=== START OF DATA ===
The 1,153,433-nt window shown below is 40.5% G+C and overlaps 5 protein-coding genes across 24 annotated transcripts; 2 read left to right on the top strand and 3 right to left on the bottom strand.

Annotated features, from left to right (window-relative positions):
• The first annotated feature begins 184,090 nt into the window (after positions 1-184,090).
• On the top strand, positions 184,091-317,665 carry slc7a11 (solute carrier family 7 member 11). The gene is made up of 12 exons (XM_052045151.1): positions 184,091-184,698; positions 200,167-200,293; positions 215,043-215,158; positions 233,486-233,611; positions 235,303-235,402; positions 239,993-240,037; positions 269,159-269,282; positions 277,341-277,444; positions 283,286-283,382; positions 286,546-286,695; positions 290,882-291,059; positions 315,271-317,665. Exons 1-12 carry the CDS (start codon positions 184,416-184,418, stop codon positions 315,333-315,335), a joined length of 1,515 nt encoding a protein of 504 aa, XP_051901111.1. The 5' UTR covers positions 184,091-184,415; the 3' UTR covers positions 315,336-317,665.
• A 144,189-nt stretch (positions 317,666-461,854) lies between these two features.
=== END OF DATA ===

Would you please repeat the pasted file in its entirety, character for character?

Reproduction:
The 1,153,433-nt window shown below is 40.5% G+C and overlaps 5 protein-coding genes across 24 annotated transcripts; 2 read left to right on the top strand and 3 right to left on the bottom strand.

Annotated features, from left to right (window-relative positions):
• The first annotated feature begins 184,090 nt into the window (after positions 1-184,090).
• On the top strand, positions 184,091-317,665 carry slc7a11 (solute carrier family 7 member 11). The gene is made up of 12 exons (XM_052045151.1): positions 184,091-184,698; positions 200,167-200,293; positions 215,043-215,158; positions 233,486-233,611; positions 235,303-235,402; positions 239,993-240,037; positions 269,159-269,282; positions 277,341-277,444; positions 283,286-283,382; positions 286,546-286,695; positions 290,882-291,059; positions 315,271-317,665. Exons 1-12 carry the CDS (start codon positions 184,416-184,418, stop codon positions 315,333-315,335), a joined length of 1,515 nt encoding a protein of 504 aa, XP_051901111.1. The 5' UTR covers positions 184,091-184,415; the 3' UTR covers positions 315,336-317,665.
• A 144,189-nt stretch (positions 317,666-461,854) lies between these two features.